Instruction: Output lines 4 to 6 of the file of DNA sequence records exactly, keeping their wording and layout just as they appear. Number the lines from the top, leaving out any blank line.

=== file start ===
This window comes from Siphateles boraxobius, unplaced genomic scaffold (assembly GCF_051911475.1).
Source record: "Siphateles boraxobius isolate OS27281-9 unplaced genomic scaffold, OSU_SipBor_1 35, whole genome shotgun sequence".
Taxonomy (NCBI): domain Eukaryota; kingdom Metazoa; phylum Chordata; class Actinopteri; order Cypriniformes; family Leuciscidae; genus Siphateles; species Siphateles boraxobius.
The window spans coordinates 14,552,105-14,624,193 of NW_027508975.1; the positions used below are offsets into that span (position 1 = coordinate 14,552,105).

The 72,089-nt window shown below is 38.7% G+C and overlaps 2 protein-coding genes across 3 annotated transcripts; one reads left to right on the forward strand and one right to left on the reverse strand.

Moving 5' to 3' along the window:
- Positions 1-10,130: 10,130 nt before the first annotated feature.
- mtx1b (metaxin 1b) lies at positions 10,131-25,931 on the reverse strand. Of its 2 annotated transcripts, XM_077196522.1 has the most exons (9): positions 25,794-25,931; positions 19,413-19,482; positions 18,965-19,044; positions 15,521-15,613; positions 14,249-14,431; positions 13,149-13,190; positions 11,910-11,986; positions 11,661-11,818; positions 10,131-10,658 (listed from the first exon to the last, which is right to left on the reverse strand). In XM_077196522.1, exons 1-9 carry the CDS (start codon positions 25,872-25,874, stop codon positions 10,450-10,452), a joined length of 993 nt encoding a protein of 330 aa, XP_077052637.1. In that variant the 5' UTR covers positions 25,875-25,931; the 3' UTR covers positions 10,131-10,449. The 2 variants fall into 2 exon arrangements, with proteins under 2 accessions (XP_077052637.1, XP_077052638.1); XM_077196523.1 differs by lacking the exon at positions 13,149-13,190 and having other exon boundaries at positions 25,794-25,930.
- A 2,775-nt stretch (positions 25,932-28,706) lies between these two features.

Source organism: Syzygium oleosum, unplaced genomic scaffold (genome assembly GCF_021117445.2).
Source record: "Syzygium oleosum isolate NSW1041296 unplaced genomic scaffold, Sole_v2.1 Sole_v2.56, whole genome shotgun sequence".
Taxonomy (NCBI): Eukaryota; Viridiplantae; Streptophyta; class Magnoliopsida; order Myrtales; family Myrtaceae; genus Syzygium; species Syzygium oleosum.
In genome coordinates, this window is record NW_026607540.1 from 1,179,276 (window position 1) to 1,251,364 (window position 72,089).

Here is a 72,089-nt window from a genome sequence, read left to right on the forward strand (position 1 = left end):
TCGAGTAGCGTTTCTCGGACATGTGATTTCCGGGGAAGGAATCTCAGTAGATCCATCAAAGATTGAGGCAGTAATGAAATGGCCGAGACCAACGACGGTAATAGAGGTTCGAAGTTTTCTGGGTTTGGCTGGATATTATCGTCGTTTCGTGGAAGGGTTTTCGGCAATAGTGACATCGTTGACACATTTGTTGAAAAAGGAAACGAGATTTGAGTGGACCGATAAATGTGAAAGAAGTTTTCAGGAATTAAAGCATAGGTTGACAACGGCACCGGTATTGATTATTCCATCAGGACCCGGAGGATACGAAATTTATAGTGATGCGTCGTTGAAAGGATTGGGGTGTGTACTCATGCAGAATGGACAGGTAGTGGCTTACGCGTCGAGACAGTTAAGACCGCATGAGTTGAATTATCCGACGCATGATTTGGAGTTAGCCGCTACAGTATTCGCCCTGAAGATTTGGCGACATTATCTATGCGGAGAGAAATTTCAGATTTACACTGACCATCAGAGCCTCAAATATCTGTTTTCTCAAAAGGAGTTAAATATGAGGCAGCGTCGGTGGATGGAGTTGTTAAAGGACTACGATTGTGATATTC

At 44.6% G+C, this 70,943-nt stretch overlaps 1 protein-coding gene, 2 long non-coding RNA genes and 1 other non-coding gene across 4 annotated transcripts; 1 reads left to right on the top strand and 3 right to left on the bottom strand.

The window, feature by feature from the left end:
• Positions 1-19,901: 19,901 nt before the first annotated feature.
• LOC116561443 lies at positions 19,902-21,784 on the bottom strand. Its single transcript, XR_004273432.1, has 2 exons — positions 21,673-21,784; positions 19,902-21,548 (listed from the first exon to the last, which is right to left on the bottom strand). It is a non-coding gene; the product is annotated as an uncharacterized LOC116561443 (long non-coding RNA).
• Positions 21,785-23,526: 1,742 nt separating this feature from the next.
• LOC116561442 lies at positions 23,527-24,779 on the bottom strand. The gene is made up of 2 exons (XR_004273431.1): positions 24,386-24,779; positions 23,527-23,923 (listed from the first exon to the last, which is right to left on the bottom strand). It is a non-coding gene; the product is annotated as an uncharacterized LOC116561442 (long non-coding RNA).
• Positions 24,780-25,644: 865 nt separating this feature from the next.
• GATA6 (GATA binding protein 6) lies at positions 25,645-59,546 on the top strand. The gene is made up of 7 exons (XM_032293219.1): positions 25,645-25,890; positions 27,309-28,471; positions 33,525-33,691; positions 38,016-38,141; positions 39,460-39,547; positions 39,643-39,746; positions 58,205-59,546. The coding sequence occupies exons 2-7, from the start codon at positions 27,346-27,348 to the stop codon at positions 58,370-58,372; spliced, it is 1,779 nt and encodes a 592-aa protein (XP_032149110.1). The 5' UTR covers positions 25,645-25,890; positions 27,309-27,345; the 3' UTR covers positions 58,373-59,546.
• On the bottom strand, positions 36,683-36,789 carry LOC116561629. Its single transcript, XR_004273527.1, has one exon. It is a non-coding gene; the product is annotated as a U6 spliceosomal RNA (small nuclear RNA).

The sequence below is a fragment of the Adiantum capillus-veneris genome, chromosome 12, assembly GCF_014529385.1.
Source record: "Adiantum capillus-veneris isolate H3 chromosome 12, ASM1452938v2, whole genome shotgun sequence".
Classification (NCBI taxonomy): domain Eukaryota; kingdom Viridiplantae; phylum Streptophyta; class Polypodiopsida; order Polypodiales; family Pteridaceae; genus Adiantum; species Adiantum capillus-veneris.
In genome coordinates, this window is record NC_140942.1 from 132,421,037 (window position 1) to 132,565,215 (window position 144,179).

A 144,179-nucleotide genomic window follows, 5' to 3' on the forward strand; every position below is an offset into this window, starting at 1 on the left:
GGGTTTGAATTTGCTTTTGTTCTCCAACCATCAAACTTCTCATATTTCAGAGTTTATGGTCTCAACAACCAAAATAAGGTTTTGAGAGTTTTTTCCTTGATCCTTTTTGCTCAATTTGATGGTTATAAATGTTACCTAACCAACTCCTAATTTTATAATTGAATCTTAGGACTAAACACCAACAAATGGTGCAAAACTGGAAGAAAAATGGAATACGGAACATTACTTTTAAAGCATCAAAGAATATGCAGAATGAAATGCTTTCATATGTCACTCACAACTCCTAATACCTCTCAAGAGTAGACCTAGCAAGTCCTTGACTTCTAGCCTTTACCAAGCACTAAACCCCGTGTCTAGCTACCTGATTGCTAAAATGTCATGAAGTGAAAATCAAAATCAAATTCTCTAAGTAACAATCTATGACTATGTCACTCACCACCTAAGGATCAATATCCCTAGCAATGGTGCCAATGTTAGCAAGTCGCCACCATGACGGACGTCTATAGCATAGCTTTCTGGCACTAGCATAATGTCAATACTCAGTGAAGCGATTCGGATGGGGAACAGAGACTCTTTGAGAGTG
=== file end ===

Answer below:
The window spans coordinates 14,552,105-14,624,193 of NW_027508975.1; the positions used below are offsets into that span (position 1 = coordinate 14,552,105).

The 72,089-nt window shown below is 38.7% G+C and overlaps 2 protein-coding genes across 3 annotated transcripts; one reads left to right on the forward strand and one right to left on the reverse strand.

Moving 5' to 3' along the window: